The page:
Aquaporin’s are found in both plant and animal membranes but they are relatively abundant in plants. The aquaporin’s satisfactorily account for the observed rate of water movement across the membranes which could not be explained earlier simply by direct diffusion of water through lipid bilayer as the latter does not allow bulk flow of water across it.
The texture of a soil depends upon the proportion of different sized soil particles in that soil and is a very important factor for the absorption of water in plants.
Such soils are very rich in sand particles and though well aerated they have poor water holding capacity. Sandy soils are, therefore, not good for water absorption.
Sufficient amount of water should be present in the soil in such form which can easily be absorbed by the plants. Usually the plants absorb capillary water i.e., water present in films in between soil particles. Other forms of water in the soil e.g., hygroscopic water, combined-water, gravitational water etc. are not easily available to plants. Increased amount of water in the soil beyond a certain limit results in poor aeration of the soil which retards metabolic activities of root cells like respiration and hence, the rate of water absorption is also retarded.
Earlier workers thought permanent wilting percentage to be a soil moisture constant. This view has been strongly criticised by Slatyer (1957) who pointed out that permanent wilting percentage of a soil is dependent on the osmotic characteristics of the plant and is not a soil-moisture constant. Thus the different plants if grown in the same soil wilt at different times depending upon their osmotic potential after the water supply to the soil is stopped.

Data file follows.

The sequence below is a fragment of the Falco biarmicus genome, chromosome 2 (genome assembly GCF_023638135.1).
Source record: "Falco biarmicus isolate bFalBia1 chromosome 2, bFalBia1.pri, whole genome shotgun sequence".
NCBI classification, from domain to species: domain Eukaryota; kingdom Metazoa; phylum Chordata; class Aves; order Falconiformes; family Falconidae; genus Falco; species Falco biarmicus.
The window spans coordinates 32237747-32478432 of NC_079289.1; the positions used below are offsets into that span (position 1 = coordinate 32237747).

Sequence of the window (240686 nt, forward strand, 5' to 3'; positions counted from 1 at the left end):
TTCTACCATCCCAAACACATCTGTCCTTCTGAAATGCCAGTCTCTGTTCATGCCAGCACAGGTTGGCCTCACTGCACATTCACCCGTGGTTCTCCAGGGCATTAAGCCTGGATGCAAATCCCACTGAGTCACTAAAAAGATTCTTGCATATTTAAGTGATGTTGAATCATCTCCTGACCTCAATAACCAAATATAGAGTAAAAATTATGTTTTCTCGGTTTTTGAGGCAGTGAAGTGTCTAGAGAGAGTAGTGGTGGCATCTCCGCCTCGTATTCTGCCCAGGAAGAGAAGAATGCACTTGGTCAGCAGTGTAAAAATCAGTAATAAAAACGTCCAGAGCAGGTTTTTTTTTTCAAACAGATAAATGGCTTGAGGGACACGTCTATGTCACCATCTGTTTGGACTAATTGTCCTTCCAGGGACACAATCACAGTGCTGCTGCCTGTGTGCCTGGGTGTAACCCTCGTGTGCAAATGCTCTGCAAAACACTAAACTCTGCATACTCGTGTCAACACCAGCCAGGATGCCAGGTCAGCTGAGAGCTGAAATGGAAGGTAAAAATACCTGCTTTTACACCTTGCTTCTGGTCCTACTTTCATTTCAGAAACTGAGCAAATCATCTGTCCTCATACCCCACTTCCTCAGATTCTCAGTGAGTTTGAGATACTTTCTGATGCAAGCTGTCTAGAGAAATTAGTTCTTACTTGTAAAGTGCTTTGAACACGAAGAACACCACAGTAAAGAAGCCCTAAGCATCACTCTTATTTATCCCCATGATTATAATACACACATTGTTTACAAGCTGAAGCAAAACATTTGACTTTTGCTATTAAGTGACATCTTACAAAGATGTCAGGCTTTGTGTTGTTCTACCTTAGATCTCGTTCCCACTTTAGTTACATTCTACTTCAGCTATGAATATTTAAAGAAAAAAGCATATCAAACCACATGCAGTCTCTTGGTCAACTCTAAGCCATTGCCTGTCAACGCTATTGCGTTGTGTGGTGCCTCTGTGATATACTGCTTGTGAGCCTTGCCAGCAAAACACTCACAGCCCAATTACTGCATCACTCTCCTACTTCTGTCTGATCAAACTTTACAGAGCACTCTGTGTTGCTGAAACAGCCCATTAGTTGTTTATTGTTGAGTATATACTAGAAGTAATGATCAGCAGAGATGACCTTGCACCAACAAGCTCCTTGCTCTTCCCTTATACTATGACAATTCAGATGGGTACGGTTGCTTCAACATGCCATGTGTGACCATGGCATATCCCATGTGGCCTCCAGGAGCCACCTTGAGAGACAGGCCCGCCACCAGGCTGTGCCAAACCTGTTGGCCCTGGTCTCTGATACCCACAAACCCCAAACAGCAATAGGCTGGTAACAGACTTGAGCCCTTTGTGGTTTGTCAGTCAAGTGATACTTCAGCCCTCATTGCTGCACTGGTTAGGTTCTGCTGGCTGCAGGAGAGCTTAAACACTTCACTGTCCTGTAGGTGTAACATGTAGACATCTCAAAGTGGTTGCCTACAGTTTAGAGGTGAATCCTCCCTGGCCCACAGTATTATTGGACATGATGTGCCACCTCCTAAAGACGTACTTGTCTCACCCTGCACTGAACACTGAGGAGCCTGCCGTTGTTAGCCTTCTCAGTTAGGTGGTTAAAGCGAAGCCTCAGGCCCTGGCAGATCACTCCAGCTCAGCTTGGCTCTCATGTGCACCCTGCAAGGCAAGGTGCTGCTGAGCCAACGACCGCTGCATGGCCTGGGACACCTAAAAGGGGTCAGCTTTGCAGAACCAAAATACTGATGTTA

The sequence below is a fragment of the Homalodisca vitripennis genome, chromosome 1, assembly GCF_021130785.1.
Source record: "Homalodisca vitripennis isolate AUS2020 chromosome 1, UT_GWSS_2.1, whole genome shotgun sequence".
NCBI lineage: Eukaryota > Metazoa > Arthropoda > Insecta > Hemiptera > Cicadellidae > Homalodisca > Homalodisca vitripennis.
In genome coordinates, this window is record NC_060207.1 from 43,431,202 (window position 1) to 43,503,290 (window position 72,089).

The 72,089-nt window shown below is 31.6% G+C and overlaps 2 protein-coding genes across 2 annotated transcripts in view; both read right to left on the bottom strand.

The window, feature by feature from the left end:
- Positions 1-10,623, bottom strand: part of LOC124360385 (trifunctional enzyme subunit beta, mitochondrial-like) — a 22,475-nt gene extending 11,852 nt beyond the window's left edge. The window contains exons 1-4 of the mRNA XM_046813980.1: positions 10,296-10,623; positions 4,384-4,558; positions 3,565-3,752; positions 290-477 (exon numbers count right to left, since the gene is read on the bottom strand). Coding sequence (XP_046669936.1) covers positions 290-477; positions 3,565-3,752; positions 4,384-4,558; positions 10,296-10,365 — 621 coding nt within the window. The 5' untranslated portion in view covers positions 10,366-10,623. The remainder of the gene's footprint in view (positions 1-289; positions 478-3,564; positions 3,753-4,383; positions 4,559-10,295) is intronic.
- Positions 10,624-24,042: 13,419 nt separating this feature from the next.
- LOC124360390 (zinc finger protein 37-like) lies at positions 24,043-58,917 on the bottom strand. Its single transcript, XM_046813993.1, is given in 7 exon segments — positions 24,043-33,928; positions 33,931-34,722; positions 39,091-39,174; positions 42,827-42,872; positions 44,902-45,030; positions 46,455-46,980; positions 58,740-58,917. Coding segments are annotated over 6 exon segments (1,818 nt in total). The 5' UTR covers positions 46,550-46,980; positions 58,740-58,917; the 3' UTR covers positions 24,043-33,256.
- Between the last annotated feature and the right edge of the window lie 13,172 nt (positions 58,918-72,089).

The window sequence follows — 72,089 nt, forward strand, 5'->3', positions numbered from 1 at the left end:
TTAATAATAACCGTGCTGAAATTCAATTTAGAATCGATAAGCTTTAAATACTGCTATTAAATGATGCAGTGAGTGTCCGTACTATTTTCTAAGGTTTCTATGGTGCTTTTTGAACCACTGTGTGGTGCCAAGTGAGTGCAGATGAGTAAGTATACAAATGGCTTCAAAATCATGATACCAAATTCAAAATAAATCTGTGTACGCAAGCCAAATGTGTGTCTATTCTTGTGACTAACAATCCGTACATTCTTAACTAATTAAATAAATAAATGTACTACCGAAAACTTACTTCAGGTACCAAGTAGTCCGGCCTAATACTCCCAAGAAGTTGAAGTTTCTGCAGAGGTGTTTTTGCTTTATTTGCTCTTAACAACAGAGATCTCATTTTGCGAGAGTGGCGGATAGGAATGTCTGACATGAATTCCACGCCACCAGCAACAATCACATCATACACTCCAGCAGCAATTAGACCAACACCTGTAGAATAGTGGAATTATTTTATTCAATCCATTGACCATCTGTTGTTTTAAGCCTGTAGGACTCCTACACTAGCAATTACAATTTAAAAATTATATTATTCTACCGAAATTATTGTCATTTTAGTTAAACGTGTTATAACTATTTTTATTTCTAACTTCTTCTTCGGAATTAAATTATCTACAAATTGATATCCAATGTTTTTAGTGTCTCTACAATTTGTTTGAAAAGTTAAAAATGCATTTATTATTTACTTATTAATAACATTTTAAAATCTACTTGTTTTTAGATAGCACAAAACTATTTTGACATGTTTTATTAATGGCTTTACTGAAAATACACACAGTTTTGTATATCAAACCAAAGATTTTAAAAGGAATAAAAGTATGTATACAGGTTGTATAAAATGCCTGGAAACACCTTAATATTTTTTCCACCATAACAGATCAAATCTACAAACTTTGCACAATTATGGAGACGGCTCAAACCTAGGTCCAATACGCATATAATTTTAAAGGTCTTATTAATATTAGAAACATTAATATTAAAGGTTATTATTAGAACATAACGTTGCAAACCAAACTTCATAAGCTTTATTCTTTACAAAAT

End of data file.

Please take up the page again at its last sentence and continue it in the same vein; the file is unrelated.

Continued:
(iii) Metabolic activities of root cells are decreased, and
(ii) Trans-membrane pathway (by crossing the plasma membranes) and
The percentage of the soil water left after the plant growing in that soil has permanently wilted is called as permanent wilting percentage or the wilting coefficient. The permanent wilting percentage can be determined by growing the seedlings in small containers under conditions of adequate water supply till they develop several leaves. The soil surface is then covered and the water supply is cut until wilting occurs. The containers are now transferred to humid chamber.
Following evidences support this view:
Absorption of Water in Plants (With Diagram) Let us make an in-depth study of the absorption of water in plants. After reading this article you will learn about 1. Mechanism of Absorption of